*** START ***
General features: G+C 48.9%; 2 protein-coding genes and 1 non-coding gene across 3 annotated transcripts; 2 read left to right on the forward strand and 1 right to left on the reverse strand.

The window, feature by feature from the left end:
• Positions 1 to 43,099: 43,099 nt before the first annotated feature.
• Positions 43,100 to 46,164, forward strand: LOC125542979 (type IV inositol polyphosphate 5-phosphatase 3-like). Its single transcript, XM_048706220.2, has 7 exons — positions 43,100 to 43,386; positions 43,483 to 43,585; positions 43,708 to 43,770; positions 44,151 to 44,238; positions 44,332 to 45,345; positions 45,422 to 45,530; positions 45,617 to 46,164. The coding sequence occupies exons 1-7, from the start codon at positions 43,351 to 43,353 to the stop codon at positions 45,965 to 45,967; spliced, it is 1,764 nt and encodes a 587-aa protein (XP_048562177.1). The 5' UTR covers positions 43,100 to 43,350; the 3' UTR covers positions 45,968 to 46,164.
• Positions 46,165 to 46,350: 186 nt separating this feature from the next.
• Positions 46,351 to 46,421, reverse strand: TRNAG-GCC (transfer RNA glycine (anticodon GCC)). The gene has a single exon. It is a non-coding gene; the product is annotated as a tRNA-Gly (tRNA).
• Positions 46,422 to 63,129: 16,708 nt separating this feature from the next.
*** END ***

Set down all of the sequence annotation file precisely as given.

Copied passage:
General features: G+C 48.9%; 2 protein-coding genes and 1 non-coding gene across 3 annotated transcripts; 2 read left to right on the forward strand and 1 right to left on the reverse strand.

The window, feature by feature from the left end:
• Positions 1 to 43,099: 43,099 nt before the first annotated feature.
• Positions 43,100 to 46,164, forward strand: LOC125542979 (type IV inositol polyphosphate 5-phosphatase 3-like). Its single transcript, XM_048706220.2, has 7 exons — positions 43,100 to 43,386; positions 43,483 to 43,585; positions 43,708 to 43,770; positions 44,151 to 44,238; positions 44,332 to 45,345; positions 45,422 to 45,530; positions 45,617 to 46,164. The coding sequence occupies exons 1-7, from the start codon at positions 43,351 to 43,353 to the stop codon at positions 45,965 to 45,967; spliced, it is 1,764 nt and encodes a 587-aa protein (XP_048562177.1). The 5' UTR covers positions 43,100 to 43,350; the 3' UTR covers positions 45,968 to 46,164.
• Positions 46,165 to 46,350: 186 nt separating this feature from the next.
• Positions 46,351 to 46,421, reverse strand: TRNAG-GCC (transfer RNA glycine (anticodon GCC)). The gene has a single exon. It is a non-coding gene; the product is annotated as a tRNA-Gly (tRNA).
• Positions 46,422 to 63,129: 16,708 nt separating this feature from the next.